Monday, 3 May 2010

Copacabana - Bolivia

There is no question about it. Lake Titicaca is much more good-looking on the Bolivian side. We took the three-hour bus ride around the west side of the lake to Copacabana, a town very close to the Peru-Bolivia border. It's a good ride, there are plenty of splendid views, a short stop to get your passports stamped, and you're there. It was such an easy border crossing that for the first time I was tempted to get the camera out and start taking a few snaps. But I thought better of it. It's just not worth drawing attention to yourself. Stay focused on the main goal - get across the line with minimal fuss and without having to part with cash.
In the usual fashion, the bus dropped us off on a main road not far away from Copacabana centre but still far enough out to get you out of breath, what with the heavy backpacks. Its a bit like landing at an airport but the plane won't quite take you to the terminal. I often wonder why they can't drop you off in the centre. Still, Copacabana is pretty small so it's not too much bother.

We walked into the centre and started the search for a place to stay. We took a lead out of the book and went for a place called Hostal Sonia. It was a little bit of a walk from the main street but seemed comfortable enough and when we said we'd have a look at some others first, Sonia lowered her price to seal the deal. You end up doing the best haggling when you're not trying to! The price she lowered to was 40Bs, which is roughly £4, between two. Hello Bolivia! It actually took us a while to realise just how cheap that is, and stop thinking in Peruvian Soles.
No matter how cheap the hostel was, we still needed some money. Copacabana has all the hallmarks of a backpacker town, and yet we learned that there is no cash point. Well, there is a cash point but it is for national transactions only. Luckily, notices were plastered all over it warning against trying to get money out, if you're not a local. So, picture a bustling street lined with touristy bars and restaurants with a few souvenir stalls squeezed in between, and yet no way to access cash for it.

When the bank opened - bizarrely at 2.30 pm - we found that we were not the only ones in this predicament. Here were other tourists who had cancelled day trips or left valuables in hotels and restaurants as a guarantee, all because of a lack of cash. Luckily, it was possible to get cash advances from inside the bank, all being well with your credit card of course, but for a 5% commission. Nice.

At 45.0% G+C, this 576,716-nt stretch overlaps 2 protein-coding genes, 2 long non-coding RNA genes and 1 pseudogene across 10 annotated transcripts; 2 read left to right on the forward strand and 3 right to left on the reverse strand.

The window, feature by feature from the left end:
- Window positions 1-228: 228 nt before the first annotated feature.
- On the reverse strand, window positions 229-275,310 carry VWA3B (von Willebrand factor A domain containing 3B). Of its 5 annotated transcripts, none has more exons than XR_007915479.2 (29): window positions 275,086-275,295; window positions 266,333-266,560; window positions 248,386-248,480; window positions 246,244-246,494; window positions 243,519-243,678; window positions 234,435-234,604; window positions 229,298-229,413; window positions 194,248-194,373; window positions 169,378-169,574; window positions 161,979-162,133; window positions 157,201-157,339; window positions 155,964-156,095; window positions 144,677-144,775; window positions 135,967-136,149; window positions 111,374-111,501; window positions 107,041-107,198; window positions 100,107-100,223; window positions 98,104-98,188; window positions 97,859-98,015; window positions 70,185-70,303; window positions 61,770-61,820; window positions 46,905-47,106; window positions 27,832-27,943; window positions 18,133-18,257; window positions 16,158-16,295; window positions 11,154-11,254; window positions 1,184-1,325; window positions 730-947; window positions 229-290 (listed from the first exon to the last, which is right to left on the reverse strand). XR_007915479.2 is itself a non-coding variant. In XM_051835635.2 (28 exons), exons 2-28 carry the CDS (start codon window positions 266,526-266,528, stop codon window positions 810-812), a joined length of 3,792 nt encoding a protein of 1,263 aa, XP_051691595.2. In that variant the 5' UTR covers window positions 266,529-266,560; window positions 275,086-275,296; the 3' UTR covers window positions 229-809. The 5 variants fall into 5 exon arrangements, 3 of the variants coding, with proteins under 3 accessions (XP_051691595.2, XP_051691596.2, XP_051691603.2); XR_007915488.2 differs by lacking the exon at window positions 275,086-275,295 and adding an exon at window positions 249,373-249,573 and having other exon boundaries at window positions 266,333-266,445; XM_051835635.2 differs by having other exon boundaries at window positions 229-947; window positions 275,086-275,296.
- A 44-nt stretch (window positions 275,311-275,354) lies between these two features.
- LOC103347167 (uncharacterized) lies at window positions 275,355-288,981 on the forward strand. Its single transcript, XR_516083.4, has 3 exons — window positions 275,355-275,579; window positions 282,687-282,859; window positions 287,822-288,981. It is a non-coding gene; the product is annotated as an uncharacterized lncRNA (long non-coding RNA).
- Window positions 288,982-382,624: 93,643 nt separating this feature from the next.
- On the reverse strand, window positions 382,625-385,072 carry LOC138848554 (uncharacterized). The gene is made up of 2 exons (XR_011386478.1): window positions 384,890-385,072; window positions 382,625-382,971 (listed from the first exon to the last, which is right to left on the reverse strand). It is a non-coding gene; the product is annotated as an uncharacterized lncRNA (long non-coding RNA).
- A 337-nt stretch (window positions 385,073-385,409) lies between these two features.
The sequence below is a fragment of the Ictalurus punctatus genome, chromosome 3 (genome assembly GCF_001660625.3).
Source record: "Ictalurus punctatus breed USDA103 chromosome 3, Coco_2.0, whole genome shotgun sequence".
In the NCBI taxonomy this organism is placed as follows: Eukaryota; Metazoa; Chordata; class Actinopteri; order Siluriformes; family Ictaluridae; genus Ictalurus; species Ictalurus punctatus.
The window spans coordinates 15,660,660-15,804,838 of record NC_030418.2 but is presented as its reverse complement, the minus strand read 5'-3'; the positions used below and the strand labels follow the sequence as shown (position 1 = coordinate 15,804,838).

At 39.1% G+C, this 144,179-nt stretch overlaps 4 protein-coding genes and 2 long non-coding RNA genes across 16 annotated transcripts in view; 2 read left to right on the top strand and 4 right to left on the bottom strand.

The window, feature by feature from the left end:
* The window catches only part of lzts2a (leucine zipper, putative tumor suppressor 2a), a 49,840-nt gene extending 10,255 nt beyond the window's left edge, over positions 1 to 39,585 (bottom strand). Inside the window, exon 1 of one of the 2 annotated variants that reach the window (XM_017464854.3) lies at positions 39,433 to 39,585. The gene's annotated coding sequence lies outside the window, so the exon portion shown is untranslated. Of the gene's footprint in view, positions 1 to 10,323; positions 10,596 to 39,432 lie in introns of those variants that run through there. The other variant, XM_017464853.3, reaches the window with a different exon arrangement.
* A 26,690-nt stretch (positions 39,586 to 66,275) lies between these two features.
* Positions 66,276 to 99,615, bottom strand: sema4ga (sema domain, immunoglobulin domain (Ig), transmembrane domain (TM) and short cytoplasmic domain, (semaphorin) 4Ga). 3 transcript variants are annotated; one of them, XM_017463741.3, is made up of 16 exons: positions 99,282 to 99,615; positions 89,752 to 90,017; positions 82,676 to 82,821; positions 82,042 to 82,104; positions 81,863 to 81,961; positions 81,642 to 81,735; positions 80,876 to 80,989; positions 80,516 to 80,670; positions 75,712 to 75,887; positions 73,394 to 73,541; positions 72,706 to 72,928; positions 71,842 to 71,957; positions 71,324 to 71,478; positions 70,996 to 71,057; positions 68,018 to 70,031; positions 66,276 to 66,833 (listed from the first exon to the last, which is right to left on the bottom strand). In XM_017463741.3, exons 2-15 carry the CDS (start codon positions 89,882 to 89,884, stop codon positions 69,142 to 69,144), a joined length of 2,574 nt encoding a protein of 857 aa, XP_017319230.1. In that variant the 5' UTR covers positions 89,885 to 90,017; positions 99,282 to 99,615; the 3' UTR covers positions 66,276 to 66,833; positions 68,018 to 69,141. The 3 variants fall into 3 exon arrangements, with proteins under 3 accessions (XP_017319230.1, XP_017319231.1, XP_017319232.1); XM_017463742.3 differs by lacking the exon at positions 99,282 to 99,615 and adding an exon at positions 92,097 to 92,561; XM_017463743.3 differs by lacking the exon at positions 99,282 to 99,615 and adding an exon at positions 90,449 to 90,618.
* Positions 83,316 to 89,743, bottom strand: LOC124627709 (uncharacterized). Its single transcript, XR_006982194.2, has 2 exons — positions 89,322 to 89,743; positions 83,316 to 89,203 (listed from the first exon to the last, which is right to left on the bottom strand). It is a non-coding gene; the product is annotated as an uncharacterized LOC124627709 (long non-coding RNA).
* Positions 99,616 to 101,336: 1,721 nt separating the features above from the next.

Drama over, we booked ourselves on a tour for Isla del Sol for the next day and went and got something to eat.

The trip to Isla del So was an interesting one. All round a very enjoyable experience but at times had me puzzled. Boats take you to the island from the port at Copacabana. These are the slowest boats in the world. Sure, it's nice to take a boat ride and enjoy the sights of the lake, but at 8.30am in the morning when the sun hasn't got high enough to thaw the effects of the cold wind, you just want to get there. It takes about two hours to reach the north side of the island- where you start if you're doing a day tour - when it would take about 30 minutes on something that shifted a little. The boats must hold around fifty people and yet they use one 50hp engine.
On board the boat I struck up a conversation with a Brit, originally from Liverpool. He told me he has been living in India for fifteen years and would not be returning to the UK until "the revolution, brother". What revolution is he hoping for, I wondered. David Cameron's 'Big Society' or Nick Clegg's immigration amnesty, perhaps? Perhaps not. It didn't seem appropriate to ask. Then he muttered something about how terrible Maggie Thatcher is. I felt I should let him know she's no longer running things, but again, it didn't seem appropriate. Instead, I told him we can't afford to wait for the 'revolution' and would be returning in June. He added that he intended to perform ceremonies on Isla del Sol. It seemed a good time to end the conversation. It seems the price of being a "Shaman" means you live in a time warp.
Due to the slowness of the boats, you really don't have that much time on Isla del Sol if on a day trip. We followed the path, took in the nice scenery and got charged every so often by a local sitting on the track. There are three main communities on the island and it seems they each want their share when it comes to backpackers walking from one end of the island to another, through their villages. Fair enough. It's not a lot of money, but perhaps better if you paid just once at the beginning. There are some Inca ruins to see, but how to compare after Machu Picchu? Its like playing with stickle bricks after you've been let loose on Technic Lego. For me, it was more about the walk, the views and good honest exercise at 12,000 ft!


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